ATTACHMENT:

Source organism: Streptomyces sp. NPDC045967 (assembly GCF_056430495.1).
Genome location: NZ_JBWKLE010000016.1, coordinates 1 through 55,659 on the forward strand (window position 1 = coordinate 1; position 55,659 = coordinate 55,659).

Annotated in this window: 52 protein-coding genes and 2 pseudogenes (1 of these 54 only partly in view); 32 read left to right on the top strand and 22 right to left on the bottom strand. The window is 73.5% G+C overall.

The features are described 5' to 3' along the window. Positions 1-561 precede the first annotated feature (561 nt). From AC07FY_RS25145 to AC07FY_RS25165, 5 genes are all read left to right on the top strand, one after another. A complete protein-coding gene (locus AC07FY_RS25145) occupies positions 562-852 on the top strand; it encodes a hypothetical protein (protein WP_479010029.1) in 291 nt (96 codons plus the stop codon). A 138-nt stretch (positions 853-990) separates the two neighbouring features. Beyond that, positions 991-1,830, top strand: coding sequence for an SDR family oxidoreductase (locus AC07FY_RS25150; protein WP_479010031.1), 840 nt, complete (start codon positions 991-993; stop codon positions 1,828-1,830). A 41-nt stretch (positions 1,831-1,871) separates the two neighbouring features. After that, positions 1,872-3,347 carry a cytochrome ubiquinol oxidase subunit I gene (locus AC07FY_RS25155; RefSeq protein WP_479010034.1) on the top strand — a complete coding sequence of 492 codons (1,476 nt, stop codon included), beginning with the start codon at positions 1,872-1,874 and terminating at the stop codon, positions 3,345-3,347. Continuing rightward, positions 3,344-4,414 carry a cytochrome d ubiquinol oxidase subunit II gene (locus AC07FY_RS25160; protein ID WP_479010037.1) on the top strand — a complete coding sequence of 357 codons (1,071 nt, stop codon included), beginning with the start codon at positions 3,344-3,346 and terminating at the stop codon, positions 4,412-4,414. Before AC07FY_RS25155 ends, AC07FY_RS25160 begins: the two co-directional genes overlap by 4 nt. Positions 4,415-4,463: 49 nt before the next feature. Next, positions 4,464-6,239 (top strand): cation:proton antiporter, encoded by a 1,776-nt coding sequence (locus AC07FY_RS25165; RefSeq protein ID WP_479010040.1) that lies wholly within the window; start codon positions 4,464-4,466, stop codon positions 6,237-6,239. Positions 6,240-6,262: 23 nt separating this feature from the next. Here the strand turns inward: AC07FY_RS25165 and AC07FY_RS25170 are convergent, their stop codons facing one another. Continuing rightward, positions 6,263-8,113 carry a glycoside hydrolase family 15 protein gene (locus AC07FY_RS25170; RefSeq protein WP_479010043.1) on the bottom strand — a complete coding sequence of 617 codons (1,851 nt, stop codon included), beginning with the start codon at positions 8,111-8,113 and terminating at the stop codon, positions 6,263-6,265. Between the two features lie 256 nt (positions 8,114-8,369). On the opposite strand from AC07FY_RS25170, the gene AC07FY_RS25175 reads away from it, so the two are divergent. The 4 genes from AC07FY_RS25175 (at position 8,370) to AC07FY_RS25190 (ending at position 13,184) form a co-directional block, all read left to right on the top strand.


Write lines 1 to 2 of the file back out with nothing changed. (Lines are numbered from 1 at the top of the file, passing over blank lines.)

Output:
Source organism: Streptomyces sp. NPDC045967 (assembly GCF_056430495.1).
Genome location: NZ_JBWKLE010000016.1, coordinates 1 through 55,659 on the forward strand (window position 1 = coordinate 1; position 55,659 = coordinate 55,659).